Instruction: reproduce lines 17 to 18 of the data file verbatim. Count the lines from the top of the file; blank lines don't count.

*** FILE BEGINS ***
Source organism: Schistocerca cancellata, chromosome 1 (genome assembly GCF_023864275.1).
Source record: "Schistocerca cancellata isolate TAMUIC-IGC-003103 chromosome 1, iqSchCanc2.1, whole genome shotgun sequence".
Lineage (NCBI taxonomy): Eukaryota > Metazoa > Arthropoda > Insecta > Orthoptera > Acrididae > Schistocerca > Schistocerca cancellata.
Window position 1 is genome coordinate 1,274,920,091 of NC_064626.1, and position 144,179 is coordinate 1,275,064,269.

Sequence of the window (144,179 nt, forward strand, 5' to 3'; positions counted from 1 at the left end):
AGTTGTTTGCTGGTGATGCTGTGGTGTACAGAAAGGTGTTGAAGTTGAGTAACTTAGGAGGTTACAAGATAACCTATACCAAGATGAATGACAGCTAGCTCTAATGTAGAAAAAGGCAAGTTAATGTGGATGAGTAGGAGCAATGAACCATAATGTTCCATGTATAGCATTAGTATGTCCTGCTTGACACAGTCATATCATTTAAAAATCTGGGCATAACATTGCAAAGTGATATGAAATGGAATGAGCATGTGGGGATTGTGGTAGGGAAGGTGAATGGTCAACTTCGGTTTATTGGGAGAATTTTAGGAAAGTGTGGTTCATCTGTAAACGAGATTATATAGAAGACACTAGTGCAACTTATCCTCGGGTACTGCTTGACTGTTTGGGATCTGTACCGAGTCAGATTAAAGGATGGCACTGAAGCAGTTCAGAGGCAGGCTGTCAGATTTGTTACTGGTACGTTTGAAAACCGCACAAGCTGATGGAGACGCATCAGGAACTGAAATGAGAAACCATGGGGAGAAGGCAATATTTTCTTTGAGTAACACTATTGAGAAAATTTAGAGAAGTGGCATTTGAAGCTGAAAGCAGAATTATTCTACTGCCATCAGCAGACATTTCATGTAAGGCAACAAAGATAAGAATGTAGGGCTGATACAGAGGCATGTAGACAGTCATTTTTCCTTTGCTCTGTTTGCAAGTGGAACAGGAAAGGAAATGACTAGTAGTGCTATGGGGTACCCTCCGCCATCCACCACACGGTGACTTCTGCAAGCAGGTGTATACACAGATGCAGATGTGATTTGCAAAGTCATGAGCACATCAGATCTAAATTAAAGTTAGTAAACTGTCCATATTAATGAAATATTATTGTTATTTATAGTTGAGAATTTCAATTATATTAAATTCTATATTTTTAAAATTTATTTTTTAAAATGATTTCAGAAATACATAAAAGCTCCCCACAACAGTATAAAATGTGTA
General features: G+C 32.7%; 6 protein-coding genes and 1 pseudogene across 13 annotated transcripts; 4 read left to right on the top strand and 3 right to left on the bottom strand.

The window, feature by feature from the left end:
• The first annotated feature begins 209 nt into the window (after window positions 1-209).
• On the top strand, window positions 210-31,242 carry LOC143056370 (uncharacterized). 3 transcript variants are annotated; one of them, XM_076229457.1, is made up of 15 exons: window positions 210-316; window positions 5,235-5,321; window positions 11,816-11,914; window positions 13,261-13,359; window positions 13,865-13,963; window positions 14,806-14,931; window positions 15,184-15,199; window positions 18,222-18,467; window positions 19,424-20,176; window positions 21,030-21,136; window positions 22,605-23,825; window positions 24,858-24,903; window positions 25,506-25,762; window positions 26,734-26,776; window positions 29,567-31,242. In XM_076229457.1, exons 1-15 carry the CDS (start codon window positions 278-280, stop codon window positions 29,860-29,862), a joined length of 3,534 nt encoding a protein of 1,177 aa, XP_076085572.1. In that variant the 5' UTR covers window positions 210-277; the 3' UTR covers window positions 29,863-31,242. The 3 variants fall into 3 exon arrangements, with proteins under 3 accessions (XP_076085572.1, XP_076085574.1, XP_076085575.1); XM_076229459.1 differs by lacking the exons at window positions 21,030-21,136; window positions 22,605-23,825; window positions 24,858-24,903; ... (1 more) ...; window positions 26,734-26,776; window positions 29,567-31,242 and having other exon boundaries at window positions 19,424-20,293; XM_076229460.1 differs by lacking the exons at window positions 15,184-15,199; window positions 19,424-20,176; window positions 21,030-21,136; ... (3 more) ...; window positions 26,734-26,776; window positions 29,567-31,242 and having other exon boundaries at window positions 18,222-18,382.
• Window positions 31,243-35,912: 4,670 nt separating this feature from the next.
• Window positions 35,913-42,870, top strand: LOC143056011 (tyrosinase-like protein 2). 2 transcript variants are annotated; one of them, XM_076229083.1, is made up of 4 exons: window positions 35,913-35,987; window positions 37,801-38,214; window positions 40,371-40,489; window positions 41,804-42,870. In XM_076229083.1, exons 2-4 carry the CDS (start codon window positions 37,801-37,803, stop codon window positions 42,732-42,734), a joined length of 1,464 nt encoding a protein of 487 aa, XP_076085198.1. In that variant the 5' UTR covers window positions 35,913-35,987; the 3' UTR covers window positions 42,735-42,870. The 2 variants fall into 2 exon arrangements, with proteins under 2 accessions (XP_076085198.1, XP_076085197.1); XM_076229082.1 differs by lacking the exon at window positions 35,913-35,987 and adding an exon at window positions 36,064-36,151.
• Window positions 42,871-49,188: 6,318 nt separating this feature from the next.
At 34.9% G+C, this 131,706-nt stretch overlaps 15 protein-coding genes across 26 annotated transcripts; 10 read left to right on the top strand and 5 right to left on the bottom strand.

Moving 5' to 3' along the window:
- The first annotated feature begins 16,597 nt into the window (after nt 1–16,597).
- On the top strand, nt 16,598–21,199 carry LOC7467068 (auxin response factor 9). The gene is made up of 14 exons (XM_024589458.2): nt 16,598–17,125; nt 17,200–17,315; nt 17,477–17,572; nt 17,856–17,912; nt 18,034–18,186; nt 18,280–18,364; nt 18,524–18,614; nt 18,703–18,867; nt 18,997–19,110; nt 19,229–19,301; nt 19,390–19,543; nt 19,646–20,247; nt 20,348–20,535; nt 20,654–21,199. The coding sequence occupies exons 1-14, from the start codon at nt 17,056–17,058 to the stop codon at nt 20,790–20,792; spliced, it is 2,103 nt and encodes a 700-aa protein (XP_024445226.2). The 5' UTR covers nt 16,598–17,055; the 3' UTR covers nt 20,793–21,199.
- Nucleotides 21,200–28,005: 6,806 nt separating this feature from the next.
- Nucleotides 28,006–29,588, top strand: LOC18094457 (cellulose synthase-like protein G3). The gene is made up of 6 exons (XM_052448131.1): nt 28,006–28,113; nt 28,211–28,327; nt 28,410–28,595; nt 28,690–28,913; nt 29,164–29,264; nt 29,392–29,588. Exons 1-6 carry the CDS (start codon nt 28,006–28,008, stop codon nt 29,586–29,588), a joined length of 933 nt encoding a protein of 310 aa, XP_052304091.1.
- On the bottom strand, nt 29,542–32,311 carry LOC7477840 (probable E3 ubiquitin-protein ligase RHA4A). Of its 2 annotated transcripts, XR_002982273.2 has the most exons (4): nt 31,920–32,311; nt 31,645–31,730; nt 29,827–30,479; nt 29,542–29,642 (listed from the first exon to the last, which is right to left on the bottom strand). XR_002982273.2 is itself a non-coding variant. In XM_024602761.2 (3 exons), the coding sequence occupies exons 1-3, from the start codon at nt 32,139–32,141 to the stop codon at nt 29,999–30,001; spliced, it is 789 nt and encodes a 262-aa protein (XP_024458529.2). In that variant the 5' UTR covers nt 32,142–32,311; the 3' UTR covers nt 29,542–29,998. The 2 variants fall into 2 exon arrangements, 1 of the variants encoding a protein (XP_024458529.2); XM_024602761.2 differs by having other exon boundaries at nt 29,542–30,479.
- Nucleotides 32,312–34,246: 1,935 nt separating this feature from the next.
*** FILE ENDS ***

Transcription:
- On the top strand, nt 16,598–21,199 carry LOC7467068 (auxin response factor 9). The gene is made up of 14 exons (XM_024589458.2): nt 16,598–17,125; nt 17,200–17,315; nt 17,477–17,572; nt 17,856–17,912; nt 18,034–18,186; nt 18,280–18,364; nt 18,524–18,614; nt 18,703–18,867; nt 18,997–19,110; nt 19,229–19,301; nt 19,390–19,543; nt 19,646–20,247; nt 20,348–20,535; nt 20,654–21,199. The coding sequence occupies exons 1-14, from the start codon at nt 17,056–17,058 to the stop codon at nt 20,790–20,792; spliced, it is 2,103 nt and encodes a 700-aa protein (XP_024445226.2). The 5' UTR covers nt 16,598–17,055; the 3' UTR covers nt 20,793–21,199.
- Nucleotides 21,200–28,005: 6,806 nt separating this feature from the next.